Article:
Monday, September 2, 2013

Christopher Falzon: Philosophy Through Film

Philosophy Through Film
by Christopher Falzon
Internet Encyclopedia of Philosophy

This article introduces the main perspectives concerning philosophy through film. Film is understood not so much as an object of philosophical reflection but as a medium for engaging in philosophy. Contributions to the area have flourished since the beginning of the 21st century, along with debates over the extent to which film can really be understood to be “doing” philosophy, as opposed to merely serving as a source of illustration or example for philosophical reflection. A number of objections have their origins in perceived similarities between the cinema and Plato’s cave; other objections have their origins in more general Platonic criticisms of fictive art’s capacity to reveal truth. Against these objections are some surprisingly bold views of film’s capacity to do philosophy, to the effect that much of what can be done in the verbal medium can also be done in the cinematic one; or that there is a distinctive kind of cinematic thinking that resists paraphrasing in traditional philosophical terms. There are also more moderate views, to the effect that film can be seen as engaging in certain recognizably philosophical activities, such as the thought experiment; or that they are able to present certain kinds of philosophical material better than standard philosophical genres. This article considers these views for and against the idea of philosophy through film. It also considers the “imposition” objection—that while film may serve to provide useful illustration, any philosophizing is in fact being done by the philosopher using the film.

1. What is Philosophy through Film?

This article introduces the main perspectives concerning the idea of doing philosophy through film. By film here is meant, primarily, narrative fiction film. The idea of doing, or at least engaging in some way with, philosophy through film can mean at least two things. Firstly, it may mean using film as a resource, a source of example and illustration, in order to illuminate philosophical positions, ideas and questions. Secondly, it may mean that film itself is to be understood as a medium for philosophising—doing philosophy in film or philosophy as film. The latter implies a more robust engagement of film with philosophy. The extent to which a film can be philosophical or contribute to philosophical knowledge has itself been a matter of some debate. However, what is broadly accepted is that many films ‘resonate in fruitful ways with traditional and contemporary philosophical issues’ (Livingston and Plantinga 2009: xi).

Consideration of film in its philosophical significance, and of philosophical issues through film, can be distinguished from more traditional philosophy of film, though in practice the two activities overlap. Both are subfields in the area of philosophical aesthetics. Philosophy of film traditionally concerns itself with the reflective study of the nature of film, aiming to spell out what film is, whether it is an art, how it differs from other arts, and so on. It is philosophy about film. Contrasted with this is the idea of film serving as a resource, means or medium for the illumination and exploration of philosophical ideas and questions. This is philosophy through film. Historically, philosophy through film is of a more recent vintage than philosophy of film, which enjoyed significant development in the 1980s. Philosophy through film has flourished mostly since 2000, although there were a number of important forerunners who promoted the idea that film can contribute to philosophy, including Cavell (1979), Jarvie (1987), Kupfer (1999) and Freeland (2000).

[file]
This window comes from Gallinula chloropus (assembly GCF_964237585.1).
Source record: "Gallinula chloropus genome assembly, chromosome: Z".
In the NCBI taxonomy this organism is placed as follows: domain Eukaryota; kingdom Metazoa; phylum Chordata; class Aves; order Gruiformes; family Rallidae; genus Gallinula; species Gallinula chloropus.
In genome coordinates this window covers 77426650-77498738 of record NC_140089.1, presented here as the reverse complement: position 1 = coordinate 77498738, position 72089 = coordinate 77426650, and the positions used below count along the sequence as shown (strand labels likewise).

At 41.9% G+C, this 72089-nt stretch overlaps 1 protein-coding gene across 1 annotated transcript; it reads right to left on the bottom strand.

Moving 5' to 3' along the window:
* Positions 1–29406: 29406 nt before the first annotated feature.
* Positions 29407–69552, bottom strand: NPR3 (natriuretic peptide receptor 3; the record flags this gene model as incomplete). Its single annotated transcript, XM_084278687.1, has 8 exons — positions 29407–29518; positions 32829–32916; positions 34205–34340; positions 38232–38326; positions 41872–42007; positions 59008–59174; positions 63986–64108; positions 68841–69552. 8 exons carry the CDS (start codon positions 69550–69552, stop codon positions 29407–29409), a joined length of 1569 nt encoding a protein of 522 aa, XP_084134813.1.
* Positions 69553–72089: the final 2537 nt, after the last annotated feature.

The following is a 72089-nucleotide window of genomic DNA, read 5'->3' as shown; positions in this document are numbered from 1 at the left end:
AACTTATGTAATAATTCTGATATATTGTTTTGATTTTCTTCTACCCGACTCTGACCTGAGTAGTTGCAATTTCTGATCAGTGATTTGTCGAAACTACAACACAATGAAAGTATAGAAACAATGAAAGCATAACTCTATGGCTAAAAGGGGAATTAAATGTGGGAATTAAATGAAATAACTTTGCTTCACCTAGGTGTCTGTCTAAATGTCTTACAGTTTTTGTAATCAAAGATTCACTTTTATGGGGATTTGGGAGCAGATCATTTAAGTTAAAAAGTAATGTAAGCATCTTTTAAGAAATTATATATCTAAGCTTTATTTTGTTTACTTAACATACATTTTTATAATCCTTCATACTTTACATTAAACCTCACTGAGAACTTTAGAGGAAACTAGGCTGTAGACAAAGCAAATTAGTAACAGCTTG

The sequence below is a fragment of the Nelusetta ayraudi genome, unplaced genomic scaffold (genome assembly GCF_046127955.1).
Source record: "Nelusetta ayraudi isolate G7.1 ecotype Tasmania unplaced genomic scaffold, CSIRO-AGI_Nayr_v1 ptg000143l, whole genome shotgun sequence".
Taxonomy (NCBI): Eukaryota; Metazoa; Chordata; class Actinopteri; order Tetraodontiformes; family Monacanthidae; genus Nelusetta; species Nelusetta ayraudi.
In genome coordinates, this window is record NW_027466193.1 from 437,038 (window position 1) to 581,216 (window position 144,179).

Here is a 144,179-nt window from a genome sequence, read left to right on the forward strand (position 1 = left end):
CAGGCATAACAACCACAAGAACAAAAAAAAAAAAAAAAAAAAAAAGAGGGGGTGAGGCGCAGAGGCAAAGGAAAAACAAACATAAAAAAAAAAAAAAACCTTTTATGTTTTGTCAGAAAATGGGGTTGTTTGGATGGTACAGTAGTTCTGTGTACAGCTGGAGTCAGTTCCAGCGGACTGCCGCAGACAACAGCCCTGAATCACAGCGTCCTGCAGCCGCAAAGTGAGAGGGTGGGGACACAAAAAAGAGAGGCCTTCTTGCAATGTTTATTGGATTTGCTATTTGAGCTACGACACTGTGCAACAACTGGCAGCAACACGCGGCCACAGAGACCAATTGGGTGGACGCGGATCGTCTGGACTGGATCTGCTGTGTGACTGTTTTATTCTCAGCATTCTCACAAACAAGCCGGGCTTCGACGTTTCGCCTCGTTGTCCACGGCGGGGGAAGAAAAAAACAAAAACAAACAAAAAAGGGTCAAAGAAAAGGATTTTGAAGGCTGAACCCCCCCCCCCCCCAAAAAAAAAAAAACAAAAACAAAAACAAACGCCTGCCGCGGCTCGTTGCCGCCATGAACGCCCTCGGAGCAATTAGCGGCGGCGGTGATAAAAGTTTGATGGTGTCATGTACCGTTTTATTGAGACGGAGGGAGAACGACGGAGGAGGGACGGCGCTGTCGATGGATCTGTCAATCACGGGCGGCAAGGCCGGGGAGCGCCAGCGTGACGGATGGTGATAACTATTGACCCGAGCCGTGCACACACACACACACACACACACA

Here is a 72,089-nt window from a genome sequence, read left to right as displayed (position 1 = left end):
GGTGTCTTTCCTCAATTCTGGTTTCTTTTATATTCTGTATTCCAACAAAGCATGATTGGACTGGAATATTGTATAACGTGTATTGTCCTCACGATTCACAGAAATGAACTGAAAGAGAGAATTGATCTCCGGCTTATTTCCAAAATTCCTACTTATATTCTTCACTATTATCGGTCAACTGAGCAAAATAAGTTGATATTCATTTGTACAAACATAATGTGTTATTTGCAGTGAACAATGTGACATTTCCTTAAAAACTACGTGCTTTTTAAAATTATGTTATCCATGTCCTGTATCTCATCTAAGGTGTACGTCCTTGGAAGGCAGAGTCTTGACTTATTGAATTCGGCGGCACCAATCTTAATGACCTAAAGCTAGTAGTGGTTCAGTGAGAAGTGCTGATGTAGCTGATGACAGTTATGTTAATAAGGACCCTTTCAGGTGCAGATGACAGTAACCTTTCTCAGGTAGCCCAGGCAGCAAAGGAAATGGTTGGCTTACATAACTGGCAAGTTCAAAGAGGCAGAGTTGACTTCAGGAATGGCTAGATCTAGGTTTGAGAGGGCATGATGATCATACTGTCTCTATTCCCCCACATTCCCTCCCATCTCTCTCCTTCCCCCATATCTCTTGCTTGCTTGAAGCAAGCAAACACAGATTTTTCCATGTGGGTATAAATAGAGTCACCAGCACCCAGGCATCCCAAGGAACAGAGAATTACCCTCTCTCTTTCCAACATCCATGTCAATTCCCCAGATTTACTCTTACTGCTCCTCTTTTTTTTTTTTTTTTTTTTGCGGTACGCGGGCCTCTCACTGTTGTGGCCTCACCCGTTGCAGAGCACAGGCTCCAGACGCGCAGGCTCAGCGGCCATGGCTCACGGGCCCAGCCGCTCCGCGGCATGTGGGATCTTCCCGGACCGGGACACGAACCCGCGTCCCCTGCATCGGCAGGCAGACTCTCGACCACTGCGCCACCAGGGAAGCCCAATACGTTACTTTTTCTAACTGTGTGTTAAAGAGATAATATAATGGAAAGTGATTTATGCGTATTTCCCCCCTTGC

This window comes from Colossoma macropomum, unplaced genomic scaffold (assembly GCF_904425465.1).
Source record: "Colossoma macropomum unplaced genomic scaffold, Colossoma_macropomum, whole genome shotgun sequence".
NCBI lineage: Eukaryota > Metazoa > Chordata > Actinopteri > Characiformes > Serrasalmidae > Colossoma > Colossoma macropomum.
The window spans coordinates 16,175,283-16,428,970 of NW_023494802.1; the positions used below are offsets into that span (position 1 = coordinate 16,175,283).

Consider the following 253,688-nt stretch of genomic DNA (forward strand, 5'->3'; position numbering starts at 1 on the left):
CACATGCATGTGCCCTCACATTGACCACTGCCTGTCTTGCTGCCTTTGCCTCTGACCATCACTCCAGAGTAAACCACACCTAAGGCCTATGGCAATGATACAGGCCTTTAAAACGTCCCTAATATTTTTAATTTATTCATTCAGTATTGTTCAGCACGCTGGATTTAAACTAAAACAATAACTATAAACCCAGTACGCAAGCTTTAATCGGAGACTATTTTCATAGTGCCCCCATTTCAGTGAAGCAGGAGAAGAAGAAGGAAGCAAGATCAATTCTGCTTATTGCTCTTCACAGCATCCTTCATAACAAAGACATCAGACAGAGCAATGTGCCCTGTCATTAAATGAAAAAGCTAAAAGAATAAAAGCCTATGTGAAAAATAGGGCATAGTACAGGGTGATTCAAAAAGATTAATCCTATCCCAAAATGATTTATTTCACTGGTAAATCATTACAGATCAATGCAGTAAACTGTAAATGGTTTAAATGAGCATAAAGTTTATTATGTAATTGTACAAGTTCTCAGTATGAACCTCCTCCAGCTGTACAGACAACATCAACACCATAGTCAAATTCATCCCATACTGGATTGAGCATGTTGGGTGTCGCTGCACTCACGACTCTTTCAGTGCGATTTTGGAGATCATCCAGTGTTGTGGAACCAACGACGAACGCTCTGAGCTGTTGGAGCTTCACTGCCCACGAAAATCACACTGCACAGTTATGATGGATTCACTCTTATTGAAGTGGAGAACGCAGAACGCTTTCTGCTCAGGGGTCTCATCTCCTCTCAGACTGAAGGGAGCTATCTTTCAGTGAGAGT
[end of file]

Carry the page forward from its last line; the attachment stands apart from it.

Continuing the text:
Since the turn of the century a significant amount of literature has emerged, devoted to the exploration of philosophical themes and questions through narrative films or genres of narrative film. The literature in this area includes more or less popular explorations of the philosophical dimensions of particular films and genres, and of the work of specific directors or writers (for example, Irwin 2002, Abrams 2007, Sanders 2007, Eaton 2008, LaRocca 2011). Along with them there are more pedagogically-oriented introductions to philosophy through film (for example, Litch 2002, Rowlands 2004, Falzon 2007, Cox and Levine 2012). There are also the more theoretical discussions defending the idea of philosophy through film (for example, Mulhall 2002, Wartenberg 2007, Sinnerbrink 2011), or criticising it (for example, Russell 2000, Smith 2006, Livingston 2009).

This article will discuss a range of philosophical positions that have emerged both for and against the idea of philosophy through film. It will proceed by considering a number of objections to the idea.

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